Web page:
The Prince Of Basketball

There’s a royal family in a lot of different countries around the world, but only one that seems to stand out in the United States: that is the James family.

In the sports world, LeBron James is considered the “King of Basketball,” and for a good reason too.

LeBron never went to college. He was already playing at such a high level in high school that he Cleveland Cavaliers picked him up as the first overall pick of the 2003 NBA Draft. Since, he has averaged 27.1 points, 7.4 rebounds, 7.4 assists, and 1.6 steals a game.

But now his son, Lebron James Jr. (Bronny), is beginning to grow popular too — playing for the Sierra Canyon High School Boys Basketball Team, and is why I like to call him the Prince of Basketball. Despite only playing six games and getting a small amount of playing time, Bronny still found a way to average 6.8 points per game last season. Freshman are lucky if they even get to see a lick of playing time on normal high school varsity teams. That’s just the way that it is. He has also showed off his incredible athleticism when he dunked multiple times in games last year. And since Bronny has already established himself as a role-player on this team, the future is extremely bright.

Sierra Canyon came in first in the state of California, and came in second in terms of being ranked nationally. Most of that is because the team is stacked with depth, but part of it is because the Prince of Basketball has a presence on the court. And because of that pretty much every game that he plays in is sold out.

Perhaps the most memorable moment of the whole last season was when Bronny went to Ohio to play his father’s alma mater — the Saint Vincent-Saint Mary high school basketball team. In that game, Bronny scored a career-high 15 points in Sierra Canyon’s win.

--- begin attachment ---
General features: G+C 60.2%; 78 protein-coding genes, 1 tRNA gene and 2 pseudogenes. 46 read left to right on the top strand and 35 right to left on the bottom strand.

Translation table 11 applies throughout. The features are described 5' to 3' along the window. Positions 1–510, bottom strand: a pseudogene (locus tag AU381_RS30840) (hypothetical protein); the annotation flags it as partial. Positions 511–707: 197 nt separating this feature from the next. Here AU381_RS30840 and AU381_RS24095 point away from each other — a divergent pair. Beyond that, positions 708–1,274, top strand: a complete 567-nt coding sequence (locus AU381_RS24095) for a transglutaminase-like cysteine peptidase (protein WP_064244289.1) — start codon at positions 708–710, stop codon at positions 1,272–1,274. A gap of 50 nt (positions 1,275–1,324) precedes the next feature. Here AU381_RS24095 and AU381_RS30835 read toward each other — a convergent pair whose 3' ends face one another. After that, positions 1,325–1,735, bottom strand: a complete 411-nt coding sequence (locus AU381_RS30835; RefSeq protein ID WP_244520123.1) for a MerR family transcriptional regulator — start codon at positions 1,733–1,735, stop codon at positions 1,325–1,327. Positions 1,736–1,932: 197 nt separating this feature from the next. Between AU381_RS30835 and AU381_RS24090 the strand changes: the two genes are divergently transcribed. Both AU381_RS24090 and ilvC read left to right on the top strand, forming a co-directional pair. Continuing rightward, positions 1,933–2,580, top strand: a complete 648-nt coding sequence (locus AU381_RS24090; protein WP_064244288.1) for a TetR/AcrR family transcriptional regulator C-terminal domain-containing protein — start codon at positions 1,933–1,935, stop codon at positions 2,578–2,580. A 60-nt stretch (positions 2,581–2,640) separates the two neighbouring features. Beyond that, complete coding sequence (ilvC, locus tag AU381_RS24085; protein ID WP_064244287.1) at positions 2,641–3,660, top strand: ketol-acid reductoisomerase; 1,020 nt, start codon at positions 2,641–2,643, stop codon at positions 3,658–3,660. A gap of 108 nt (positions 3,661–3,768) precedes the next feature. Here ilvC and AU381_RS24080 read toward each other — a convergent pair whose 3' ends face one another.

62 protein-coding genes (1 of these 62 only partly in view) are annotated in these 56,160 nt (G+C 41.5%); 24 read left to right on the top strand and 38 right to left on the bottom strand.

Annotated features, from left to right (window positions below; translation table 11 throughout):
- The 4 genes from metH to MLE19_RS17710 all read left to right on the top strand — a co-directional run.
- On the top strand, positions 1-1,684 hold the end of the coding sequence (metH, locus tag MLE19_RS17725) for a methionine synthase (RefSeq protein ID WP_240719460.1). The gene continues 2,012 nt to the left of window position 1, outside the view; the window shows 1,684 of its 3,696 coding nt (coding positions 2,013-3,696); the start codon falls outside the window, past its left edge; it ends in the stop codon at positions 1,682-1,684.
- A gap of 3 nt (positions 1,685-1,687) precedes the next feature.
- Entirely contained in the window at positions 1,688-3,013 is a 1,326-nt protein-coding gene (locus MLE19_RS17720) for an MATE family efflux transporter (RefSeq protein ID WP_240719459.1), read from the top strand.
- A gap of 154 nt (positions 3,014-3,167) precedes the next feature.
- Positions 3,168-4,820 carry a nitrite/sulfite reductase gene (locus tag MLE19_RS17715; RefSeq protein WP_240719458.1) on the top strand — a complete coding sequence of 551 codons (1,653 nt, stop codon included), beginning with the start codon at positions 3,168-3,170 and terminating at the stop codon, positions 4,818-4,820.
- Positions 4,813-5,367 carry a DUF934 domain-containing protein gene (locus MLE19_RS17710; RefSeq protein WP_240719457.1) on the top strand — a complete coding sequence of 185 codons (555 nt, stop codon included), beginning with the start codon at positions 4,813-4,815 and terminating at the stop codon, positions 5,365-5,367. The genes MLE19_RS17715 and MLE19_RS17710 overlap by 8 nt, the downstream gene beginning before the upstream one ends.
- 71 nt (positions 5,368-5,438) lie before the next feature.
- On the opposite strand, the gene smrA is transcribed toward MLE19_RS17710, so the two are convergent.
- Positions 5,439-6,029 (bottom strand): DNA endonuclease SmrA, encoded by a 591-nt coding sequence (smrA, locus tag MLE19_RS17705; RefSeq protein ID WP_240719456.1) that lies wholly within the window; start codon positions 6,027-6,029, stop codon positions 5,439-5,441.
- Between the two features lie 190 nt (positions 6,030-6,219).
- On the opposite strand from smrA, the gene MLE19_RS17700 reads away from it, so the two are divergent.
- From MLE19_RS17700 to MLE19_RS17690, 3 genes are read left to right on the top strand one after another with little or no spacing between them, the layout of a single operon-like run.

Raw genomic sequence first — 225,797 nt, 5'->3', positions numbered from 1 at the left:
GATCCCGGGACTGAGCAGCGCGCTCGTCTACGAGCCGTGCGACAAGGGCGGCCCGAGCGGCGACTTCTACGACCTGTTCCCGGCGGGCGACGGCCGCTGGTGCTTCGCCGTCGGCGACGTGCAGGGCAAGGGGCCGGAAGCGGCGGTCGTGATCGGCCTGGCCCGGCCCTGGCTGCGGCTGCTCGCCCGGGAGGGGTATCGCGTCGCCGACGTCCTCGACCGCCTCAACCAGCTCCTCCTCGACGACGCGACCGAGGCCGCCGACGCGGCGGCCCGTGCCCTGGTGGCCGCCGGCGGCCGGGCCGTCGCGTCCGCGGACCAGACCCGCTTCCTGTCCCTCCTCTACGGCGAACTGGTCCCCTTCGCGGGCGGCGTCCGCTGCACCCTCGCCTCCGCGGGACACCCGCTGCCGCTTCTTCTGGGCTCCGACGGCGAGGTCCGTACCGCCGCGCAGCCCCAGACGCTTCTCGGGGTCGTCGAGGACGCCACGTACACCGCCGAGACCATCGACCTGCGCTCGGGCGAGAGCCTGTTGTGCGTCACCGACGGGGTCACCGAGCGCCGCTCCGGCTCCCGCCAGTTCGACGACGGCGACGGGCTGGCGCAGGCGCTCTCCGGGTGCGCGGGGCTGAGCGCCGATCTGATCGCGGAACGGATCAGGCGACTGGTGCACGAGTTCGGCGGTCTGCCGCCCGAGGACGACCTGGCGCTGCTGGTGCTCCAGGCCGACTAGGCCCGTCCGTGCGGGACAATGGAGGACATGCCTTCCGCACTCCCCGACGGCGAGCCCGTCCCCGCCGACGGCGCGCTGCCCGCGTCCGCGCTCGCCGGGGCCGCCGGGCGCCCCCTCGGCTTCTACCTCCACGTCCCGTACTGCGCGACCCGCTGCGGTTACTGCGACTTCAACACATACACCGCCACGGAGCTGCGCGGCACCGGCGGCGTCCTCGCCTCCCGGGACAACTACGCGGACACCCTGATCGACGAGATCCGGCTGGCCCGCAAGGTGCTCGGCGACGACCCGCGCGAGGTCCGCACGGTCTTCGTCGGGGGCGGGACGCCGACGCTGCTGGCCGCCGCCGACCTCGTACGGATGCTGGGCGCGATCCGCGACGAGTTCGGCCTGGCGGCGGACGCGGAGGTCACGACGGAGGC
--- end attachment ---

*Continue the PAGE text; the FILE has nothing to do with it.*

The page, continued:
One of the biggest differences between LeBron and Bronny is that the NBA didn’t have the One-and-Done rule — forcing high school players to play at least one year in college before they can declare for the NBA Draft. LeBron knows this, and has began paving a new path for his son to follow.

After hearing Coach K, head coach of Duke’s men’s basketball program, go off on a rant about expectations for his star-studded team, LeBron suggested that he might want Bronny to play for him.

“Love Coach K!! The absolute BEST! Hope he’s still at the helm when my boy comes up.”

LeBron James via Twitter

So if Bronny keeps continuing the rate of his progress, he might be able to play for Duke when he needs to find a college to go to: thanks to his dad’s connections.

And I would even take it one step further:

With Lebron James Sr.’s age (35) though, one might expect for him to retire soon from the NBA, right? I have a different theory.

While in a post-game press conference in the Lakers’ locker room, James was asked if he would ever consider playing with his son in the NBA. He joked that he wouldn’t because of what his body feels like after games.

“The way my body feels right now post-game, no, absolutely not. Through the grace of God and the grace of health, we will see what happens.

Lebron James said in the press conference.

Towards the end of his little comment, he mentioned “we will see what happens” which is a big key to LeBron’s mind. See as a journalist, or as a fan, or even just the average bystander, we cannot fully predict LeBron’s next actions by instinct — it would be impossible. What we can do is try to evaluate his past and current circumstances and with that full context make our best guess on what he is going to do. LeBron leaving the conversation open for his son to play with him is a big hint that he has been thinking about it too. And judging by how he loves to set new records and doing things that will leave his mark on the game, as well as just being a family man himself, it wouldn’t surprise me at all if he waits to play with his son in the league.

On the flip side, if this does actually happen it would spark incredible controversy and lead to whether or not Lebron James Sr. is forcing his son to live in his shadow instead of making a name for himself — which is a good and legitimate question. We might never know.